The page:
Meaning
of operations Associative and Commutative
Laws Inverse operations  There are four basic operations in arithmetic: addition, subtraction, multiplication and division. It is important to understand the types of problems which each of these solves. Meaning is constructed through experience with materials and real life situations and through the language used to discuss what is happening. Only when an understanding of at least an initial meaning for an operation has been developed, and simple mental calculations can be carried out, should formal algorithms be introduced. A range of meanings for the operations is needed to illustrate arithmetic algorithms thoroughly
The table above describes the most common meanings for each of the operations. Note, however, that addition situations will give rise to problems to be solved by addition or by subtraction and that subtraction situations give rise to problems which are solved by addition. For example, consider the situation where I have some lollies and then I eat 3. This is a take away situation. However, if I know that there are 6 left, I can find out how many I had first by adding, not by subtracting. The same crossover holds for multiplication and division. Associative and Commutative Laws By appreciating the meaning of the operations, we can deduce their basic properties and then the basic facts. Knowledge of the basic facts of the four operations and place value is then the foundation for the algorithms. There are many basic properties which follow from two important principles: the commutative and associative laws for addition and multiplication. Commutative law for addition a + b = b + a for all real numbers a and b Reason: when two sets are combined, the total number of objects does not depend on which of the sets was placed down first. Associative law for addition (a + b) + c = a + (b + c) for all real numbers a, b and c Reason: when three sets are combined, the total number of objects does not depend on whether you combine the first two sets and then add the third, or start with the first and add the second and third combined. Commutative law for multiplication a x b = b x a for all real numbers a and b Reason: This can best be shown using arrays. It is explained in the Teaching Connections section. Associative law for multiplication (a x b) x c = a x (b x c) for all real numbers a, b and c Reason: This can best be shown using a three dimensional array. The number of objects in the array does not depend on whether the number in a horizontal crosssection is calculated first and multiplied by the number of horizontal layers, or if the number of vertical slices is multiplied by the number of objects in a vertical crosssection. Uses of the laws for additionThe commutative law means we only have to learn half the basic addition facts because we know that order does not matter for adding, e.g. 8 + 4 = 4 + 8. The associative law allows us to group numbers in convenient ways to add them, e.g. to add 8 and 5, we can split the 5 into 2 + 3 and use the known combination of 2 + 8 : 8 + 5 = 8 + (2 + 3) = (2 + 8) + 3 = 10 + 3 = 13. In the example below we have used these laws to reorder and regroup numbers to quickly add 38 and 14. The steps written out seem long, but they are carried out very fast. Example 1: 38 + 14 = 52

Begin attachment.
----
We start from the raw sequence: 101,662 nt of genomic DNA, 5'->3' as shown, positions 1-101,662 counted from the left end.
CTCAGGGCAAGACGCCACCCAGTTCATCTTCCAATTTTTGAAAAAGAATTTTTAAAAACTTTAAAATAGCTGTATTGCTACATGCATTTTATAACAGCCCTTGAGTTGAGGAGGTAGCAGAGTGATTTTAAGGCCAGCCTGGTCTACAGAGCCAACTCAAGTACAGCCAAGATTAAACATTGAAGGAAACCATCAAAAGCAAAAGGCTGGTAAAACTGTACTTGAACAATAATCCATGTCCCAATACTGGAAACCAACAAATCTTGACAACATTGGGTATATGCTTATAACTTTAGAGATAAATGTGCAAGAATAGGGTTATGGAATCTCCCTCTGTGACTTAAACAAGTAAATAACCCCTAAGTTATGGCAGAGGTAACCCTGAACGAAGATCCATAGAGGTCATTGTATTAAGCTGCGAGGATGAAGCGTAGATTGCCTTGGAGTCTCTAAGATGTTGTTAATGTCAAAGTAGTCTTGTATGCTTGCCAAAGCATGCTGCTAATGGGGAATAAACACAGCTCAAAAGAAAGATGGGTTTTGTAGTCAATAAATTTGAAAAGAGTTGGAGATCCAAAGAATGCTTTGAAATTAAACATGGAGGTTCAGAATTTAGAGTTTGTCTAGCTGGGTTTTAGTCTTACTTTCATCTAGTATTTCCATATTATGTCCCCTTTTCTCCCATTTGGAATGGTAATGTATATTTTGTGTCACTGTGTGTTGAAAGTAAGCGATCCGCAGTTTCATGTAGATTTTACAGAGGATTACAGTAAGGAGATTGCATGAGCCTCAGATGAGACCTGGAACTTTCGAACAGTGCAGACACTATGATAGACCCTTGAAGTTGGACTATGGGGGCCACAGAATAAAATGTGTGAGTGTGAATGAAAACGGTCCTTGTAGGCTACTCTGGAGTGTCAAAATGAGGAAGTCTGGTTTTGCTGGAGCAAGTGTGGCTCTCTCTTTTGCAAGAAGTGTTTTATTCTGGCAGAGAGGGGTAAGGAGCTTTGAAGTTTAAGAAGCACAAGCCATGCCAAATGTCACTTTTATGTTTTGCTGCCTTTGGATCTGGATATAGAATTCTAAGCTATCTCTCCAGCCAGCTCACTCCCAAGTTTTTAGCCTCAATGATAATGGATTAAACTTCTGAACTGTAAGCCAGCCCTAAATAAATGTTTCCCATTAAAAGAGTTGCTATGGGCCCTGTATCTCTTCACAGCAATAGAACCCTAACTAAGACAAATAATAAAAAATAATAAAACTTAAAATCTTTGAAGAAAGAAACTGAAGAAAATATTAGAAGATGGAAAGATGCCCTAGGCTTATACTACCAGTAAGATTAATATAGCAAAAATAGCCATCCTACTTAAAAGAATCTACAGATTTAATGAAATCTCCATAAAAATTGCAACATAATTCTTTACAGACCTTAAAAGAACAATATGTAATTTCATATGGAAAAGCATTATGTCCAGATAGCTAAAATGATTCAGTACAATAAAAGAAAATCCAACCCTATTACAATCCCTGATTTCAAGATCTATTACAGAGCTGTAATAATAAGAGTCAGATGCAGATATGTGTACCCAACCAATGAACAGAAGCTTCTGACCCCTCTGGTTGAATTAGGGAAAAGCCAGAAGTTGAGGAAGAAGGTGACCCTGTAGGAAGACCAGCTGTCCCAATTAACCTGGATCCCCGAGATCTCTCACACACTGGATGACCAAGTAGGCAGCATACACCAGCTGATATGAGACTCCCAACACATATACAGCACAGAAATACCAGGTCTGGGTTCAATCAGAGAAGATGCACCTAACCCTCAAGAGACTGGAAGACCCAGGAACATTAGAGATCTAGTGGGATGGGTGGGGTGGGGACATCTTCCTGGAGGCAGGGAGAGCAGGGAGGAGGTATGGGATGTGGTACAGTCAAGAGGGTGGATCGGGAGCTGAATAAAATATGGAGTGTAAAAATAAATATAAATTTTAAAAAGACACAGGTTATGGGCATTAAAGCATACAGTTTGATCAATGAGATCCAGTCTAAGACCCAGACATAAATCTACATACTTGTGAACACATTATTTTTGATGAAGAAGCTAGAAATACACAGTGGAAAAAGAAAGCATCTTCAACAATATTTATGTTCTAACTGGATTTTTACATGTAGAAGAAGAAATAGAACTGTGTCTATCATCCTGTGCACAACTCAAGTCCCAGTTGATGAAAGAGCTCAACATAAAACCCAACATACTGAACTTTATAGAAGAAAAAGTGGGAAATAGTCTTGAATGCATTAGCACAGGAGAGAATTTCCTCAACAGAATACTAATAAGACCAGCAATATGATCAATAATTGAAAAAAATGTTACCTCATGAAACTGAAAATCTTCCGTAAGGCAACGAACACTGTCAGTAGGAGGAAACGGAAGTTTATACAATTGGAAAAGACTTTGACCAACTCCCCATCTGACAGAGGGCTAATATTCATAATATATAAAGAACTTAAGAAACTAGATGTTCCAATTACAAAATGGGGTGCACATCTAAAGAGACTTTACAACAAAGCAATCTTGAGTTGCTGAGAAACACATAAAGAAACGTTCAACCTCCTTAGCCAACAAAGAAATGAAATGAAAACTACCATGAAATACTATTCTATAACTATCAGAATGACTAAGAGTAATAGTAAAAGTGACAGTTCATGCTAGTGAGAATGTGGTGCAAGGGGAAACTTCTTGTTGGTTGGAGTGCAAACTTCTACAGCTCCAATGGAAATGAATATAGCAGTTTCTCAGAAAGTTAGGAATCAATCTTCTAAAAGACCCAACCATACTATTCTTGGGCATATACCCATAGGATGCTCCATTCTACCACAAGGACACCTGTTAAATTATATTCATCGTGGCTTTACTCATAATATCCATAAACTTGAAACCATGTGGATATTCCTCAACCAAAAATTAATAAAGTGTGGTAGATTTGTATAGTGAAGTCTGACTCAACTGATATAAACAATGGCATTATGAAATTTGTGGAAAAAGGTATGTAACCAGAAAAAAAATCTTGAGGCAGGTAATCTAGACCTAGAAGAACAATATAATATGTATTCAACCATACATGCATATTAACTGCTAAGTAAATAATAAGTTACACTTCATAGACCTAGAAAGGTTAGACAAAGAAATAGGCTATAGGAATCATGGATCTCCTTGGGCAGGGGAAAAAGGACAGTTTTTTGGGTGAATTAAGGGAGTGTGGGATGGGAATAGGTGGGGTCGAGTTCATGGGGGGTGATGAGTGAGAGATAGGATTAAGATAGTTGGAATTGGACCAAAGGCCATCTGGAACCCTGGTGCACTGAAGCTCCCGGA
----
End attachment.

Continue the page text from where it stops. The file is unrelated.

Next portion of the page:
Uses of the laws for multiplication The commutative law means we only have to learn half the basic multiplication facts because we know that order does not matter , e.g. 8 x 4 = 4 x 8. The associative law allows us to group numbers in convenient ways to multiply them, e.g. to multiply 5 and 16, we can split the 16 into 8 x 2 and use the known combination of 5 x 8 and the easy calculation of 40 x 2: 5 x 16 = 5 x (8 x 2) = (5 x 8) x 2 = 40 x 2 = 80. In the example below we have used these laws to reorder and regroup numbers to quickly multiply 75 by 4. The steps written out seem long, but they are carried out very fast. Example 2: 75 x 4 = 300
Subtraction is the inverse operation of addition and division is the inverse operation of multiplication. Because it is the inverse operation, subtracting a number "undoes" adding it e.g. 8 + 27 27 = 8 and 8  27 + 27 = 8. Because it is the inverse operation, dividing by a number "undoes" multiplying by it e.g. 8 x 27 ÷ 27 = 8 and 8 ÷ 27 x 27 = 8. The properties of subtraction and division (which are NOT commutative nor associative) follow from their inverse status. Children learn basic subtraction facts alongside basic addition facts and basic division facts alongside multiplication facts. Also note that addition is the inverse operation of subtraction and multiplication is the inverse operation for division.
Distributive law Click here to read about the distributive law. The order of operations is fundamental to working with numbers. A comprehensive explanation of the correct order of operations, including common misconceptions and appropriate rules, can be found by clicking here, Order of Operations.
Estimation and mental computation The skills of estimation and mental computation are built on the understanding of the basic concepts for each operation and use knowledge of basic facts, place value and rounding. Estimation and mental computation are needed to provide both approximate answers in many real life situations and to check reasonableness of written and calculator answers. Rounding numbers so that they are easy to deal with is a key skill for quick estimates. Example: How can I round the following numbers to the nearest ten?
In calculations, it is important to appreciate the effect of rounding up or down. For example, when I estimate 29 x 37 by 30 x 40 = 1200, the answer is too big. If I estimate 29 divided by 37 by 30 divided by 40 = 0.75, I do not immediately know whether that answer is too big or too small.  Set A Set B  Set C  Set D 
To view the quiz answers, click here. 

© University of Melbourne 2003